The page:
On any given day, Billy offers 10 to 12 different dishes, including curried goat, peanut soup (right), stewed chicken, and brown stew fish. But Middle Quarters is the shrimp capital of Jamaica, so it’s not uncommon to find shrimp in three or four preparations. Pepper shrimp, the local specialty, are tossed in the pan whole with garlic, scotch bonnet peppers and vinegar, cooked just until their shells turn bright orange. Messy to eat and decidedly fiery, they’re wonderful. Spicy shrimp soup, thick with potatoes, carrots and rice, tastes like comfort food or at least Jamaica’s amped-up version of it. But my favorite dish is surely the simplest — crunchy curls of French-fried shrimp, their flavor sweeter and their texture fluffier than saltwater varieties.
       In a glass-enclosed case near the prep kitchen, I find stamp & go, a popular Jamaican snack food:  made with saltfish (typically, salted cod), flour, eggs, vinegar and scotch bonnets, they’re salty, crisp-edged fishcakes, patted out in a hurry and gobbled on the run. Like just about everything else at Billy’s, I could eat them by the plate load.
    Little Ochie (below), on Alligator Pond,   is located in a  windswept fishing village on the south coast that doesn’t get the usual glut of tourists — probably because it’s hard to find and the sand on its beach is an un-photogenic gray. And did I mention the wind? Yikes!
       Locals come for one reason, and it’s a good one: Little Ochie, a funky seafood joint owned and operated by Everald Christian, known to all as “Blackie.” He and his crew turn out lobster, shrimp and fish a half dozen different ways — grilled, curried, stewed, fried, roasted or jerked — all of them memorable. When Jamaicans say “lobster,” they mean spiny lobster (below), a warm-water crustacean that’s actually closer to crayfish than Maine lobster. They’re yummy, especially under Blackie’s supervision. Grilled and brushed with seasoned butter, their naturally sweet flesh tastes of wood smoke and their texture is more cotton-y than Maine lobster (not a bad thing).  Escovitch is the Jamaican version of Spanish escabeche, a dish invented to preserve fish in vinegary marinade.  At Little Ochie, crisp-fried snapper comes dressed up with an allspice-scented overlay of pickled carrot and onion. Fresh conch, cut into small pieces, is all smoke and spice, each chewy bite coated with brown curry. Jerked crab claws leave my lips tingling, but they’re so hard to eat I give up and go back for more lobster, not the rich garlic-butter-veggie version everyone else is swooning over, but the plain one, given nothing but a brush of butter.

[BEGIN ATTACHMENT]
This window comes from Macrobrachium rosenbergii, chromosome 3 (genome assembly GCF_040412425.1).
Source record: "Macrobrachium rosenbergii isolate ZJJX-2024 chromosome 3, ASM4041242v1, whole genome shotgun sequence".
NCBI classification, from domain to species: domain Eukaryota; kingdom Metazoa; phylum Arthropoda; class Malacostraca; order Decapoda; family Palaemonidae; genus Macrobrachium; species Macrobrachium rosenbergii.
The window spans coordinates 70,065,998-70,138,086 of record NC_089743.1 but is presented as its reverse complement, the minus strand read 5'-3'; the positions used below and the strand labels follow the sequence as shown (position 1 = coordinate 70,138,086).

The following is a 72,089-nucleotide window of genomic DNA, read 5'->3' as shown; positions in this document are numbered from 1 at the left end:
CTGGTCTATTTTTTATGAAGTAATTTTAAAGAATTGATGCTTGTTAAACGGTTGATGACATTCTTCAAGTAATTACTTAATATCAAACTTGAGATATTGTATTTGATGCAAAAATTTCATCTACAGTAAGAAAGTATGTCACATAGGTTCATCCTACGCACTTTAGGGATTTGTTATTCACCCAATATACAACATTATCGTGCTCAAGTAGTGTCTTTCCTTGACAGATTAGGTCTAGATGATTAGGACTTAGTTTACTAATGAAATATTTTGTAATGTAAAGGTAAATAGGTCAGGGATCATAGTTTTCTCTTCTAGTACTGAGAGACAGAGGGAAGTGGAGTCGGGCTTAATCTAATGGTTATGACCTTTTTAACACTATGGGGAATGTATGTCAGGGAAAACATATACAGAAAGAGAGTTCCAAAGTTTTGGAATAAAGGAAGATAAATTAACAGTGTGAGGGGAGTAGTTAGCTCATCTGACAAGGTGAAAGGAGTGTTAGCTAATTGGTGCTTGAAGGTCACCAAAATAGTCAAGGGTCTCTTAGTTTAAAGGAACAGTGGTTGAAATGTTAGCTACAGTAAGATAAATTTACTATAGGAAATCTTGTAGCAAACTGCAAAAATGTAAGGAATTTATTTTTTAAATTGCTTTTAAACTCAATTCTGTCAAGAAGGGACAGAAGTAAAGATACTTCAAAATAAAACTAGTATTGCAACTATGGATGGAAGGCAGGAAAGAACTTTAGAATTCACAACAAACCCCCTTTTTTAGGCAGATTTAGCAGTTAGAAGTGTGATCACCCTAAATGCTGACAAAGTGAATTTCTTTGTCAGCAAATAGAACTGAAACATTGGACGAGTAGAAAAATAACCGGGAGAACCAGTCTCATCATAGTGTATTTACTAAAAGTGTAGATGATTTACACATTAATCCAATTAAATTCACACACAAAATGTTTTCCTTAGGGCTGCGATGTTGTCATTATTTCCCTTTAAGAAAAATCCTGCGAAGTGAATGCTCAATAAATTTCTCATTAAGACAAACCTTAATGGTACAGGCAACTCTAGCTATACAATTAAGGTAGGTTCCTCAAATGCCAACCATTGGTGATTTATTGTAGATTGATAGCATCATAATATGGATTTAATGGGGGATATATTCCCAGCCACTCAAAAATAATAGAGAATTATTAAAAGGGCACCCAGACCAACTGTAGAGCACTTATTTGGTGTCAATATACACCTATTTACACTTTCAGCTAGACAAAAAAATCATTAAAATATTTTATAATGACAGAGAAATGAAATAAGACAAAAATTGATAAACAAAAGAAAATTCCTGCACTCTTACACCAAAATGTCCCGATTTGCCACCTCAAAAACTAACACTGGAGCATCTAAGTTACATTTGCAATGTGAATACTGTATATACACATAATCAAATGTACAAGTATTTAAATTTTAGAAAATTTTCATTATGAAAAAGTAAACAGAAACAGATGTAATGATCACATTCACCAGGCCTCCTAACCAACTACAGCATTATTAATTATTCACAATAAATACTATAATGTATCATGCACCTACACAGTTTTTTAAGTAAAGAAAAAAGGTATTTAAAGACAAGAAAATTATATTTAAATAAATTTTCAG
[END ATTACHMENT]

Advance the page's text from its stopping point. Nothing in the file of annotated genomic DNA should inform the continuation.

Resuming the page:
Little Ochie is all about seafood, so side dishes are practically nonexistent. Orders arrive with bammy (a starchy flatbread made from grated yucca and salt) and festivals (cornmeal fritters akin to hushpuppies). Although Little Ochie’s bammy seems dry and plain (experience has taught me there are as many versions of it as there are cooks) the festivals (sweeter and doughier than a typical hushpuppy) are particularly good, as well as the perfect accompaniment to fried fish.
       Of course, half the fun of this place is the al fresco dining arrangement, a series of raised, thatch-roofed huts scattered around the beach. Each hut, some  resembling the hulls of fishing boats, boasts three or four weather-beaten picnic tables and benches, and on a slow day, diners — pilgrims, really, who come to Little Ochie in small groups — appropriate their own huts for privacy. Outdoor speakers blast reggae and hip-hop, much of it carried away on the wind.
      Belinda’s Riverside Canteen (left, aka Miss Betty’s) is set off the Rio Grande River near Port Antonio , so there’s only one way to get to Belinda’s, and that’s by river raft, but it’s not a hardship. Raft trips on the Rio Grande are a popular tourist attraction, offering seven miles of scenic river from the foothills of the Blue Mountains to the bay of Port Antonio. Each narrow bamboo raft seats two people near the back, while the rafter stands at the pointy front end, working his bamboo pole like a gondolier. It’s all very pleasant, but the best part of the trip is finding Miss Betty (right) and her daughter Belinda.  Their canteen sits on a patch of rocky beach at a bend in the river, a hand-painted wooden sign near the shore advertising “chicken, rice & peas, fried dumplings and coffee etc.”